Robert Chambers Jr. first opened the joint in Homewood in the late 1980s and moved it to this roadside spot a decade ago.
So here it is, less than two full days into 2014 and if I can paraphrase in my most ear-stabbingly shrill Sarah Palin-ese, "How's that New Year's Resolutioney-changey stuff workin' out for ya?"
Are you cleaned out from your kale cleanse? Are your PX-90 DVDs already piling up dust in favor of that "Sharknado" director's cut you got for Christmas? Is hot yoga making you feel like hot Yoda (sweating like a pig you are, yesssssss)? Has the Paleo diet turned you into an actual loin-cloth-wearing caveperson?
Whenever it inevitably comes to pass this year that you come to terms with your own human weakness, here's gluttonous Munch's suggestion for a dietary resolution breaker: a stop at Lupi & Leo in Greensburg for the terrifically titled Pierogie Hoagie.
From a purely parochial marketing standpoint, that name is pure genius. In a region that puts our favorite lil' Polish dumplings on any and all manner of sandwiches, burgers, pizzas and Major League Baseball fields, and is also among the few places in the country that doesn't call a long sandwich a "sub" it's almost amazing that no one has put a Pierogie Hoagie on a menu before (that I've seen, anyway).
Locally made potato and cheese pierogies sauteed with butter and onions and topped off with cheddar and white American cheese, crispy bacon, jalapenos and mayonnaise on a house-baked bun ($9.99), it makes for a delicious and decadent option on an eclectic menu where the items don't seem to fit together yet oddly works out quite well. And that's not unlike Lupi & Leo itself: a cheery, colorful BYOB space carved out of a former Prizant's Carpet Warehouse on a commercial stretch of Route 30.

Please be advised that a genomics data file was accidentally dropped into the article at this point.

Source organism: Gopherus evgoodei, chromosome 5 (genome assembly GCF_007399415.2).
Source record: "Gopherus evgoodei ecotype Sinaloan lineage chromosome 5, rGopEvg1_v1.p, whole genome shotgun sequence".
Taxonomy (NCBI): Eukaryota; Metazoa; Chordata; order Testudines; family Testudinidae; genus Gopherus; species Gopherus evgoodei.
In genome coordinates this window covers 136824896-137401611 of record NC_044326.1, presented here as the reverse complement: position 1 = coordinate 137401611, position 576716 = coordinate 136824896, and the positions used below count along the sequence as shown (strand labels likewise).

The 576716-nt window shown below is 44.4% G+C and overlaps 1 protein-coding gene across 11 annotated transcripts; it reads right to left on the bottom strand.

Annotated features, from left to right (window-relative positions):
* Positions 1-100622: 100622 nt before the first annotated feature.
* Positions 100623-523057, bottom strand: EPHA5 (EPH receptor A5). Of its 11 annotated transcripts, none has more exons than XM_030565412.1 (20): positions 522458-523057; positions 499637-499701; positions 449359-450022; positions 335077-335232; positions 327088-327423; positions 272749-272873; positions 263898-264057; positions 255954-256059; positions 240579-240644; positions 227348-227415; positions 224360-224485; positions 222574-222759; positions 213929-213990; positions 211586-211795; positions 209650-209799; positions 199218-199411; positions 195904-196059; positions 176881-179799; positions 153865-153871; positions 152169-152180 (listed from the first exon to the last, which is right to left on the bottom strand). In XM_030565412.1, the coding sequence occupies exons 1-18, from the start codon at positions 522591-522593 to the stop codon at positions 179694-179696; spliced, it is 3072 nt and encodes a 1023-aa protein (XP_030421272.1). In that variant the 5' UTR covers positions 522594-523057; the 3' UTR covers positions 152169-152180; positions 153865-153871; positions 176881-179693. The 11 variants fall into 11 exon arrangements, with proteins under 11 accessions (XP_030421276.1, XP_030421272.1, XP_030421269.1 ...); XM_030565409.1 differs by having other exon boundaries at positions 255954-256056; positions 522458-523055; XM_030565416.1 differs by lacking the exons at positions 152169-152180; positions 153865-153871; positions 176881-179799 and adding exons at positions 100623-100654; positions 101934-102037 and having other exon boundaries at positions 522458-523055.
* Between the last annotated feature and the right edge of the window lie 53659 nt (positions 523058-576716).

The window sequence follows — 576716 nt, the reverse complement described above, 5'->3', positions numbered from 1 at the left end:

Over a growler of Pacific Ring IPA from Lawrenceville's new Roundabout Brewery, my pal and I started with the bacon-wrapped dates ($7.99), sweet dates with savory, crispy bacon then lightly topped with a bleu cheese made for a nice, flavorful opener. We split the Asian Pork Pizza ($16.99), which had nothing particularly Asian about it past the plum sauce brushed on the fresh dough. Further topped with roasted pulled pork, bacon, jalapenos, pineapple and gorgonzola, this pizza had a borderline absurd combination of accoutrements that worked surprisingly well together (despite the possible misnomer).
In addition to the pizzas, salads and sandwiches (dubbed "Cicci's"), main entrees include anything from shrimp and grits ($17.99) to roasted pumpkin and Marscarpone ravioli ($15.99) to braised beef short ribs with polenta ($23.99), or spaghetti and a meatball made with fresh pasta from Fede in nearby North Huntingdon.
While I wolfed down the aforementioned Pierogie Hoagie with gusto, my friend enjoyed another fun and tasty interpretation of a local staple, the Roasted Turkey Devonshire Crepes ($12.99). A pair of soft crepes, filled with a praline-injected house roasted turkey breast, crispy bacon, sweet peas and grape tomatoes, then covered in a cheddar cheese Devonshire sauce and served with a fresh cut fries and a massive house-made breadstick.
Desserts are made in house, so despite being overstuffed, we kept room for our sweet spots. My pal had a rich-as-it-sounds eggnog creme brulee ($5.99) and I went with "apple pie in a jar": a nice warm slice of apple pie, artfully stuffed into a Mason jar, topped with house-made ice cream and caramel syrup ($5.99).
With an offbeat menu in something of an odd location, Lupi & Leo could be in danger of being over-the-top and gimmicky, but the food is good and service warm and friendly, and that's all you can ask for -- besides a Pierogie Hoagie.
Lupi & Leo is at 201 West Drive, Greensburg; 724-838-8160 or restaurantgreensburg.com.
email@example.com or Twitter @ PGMunch. Become a Facebook Friend of Munch at www.facebook.com/munchPG.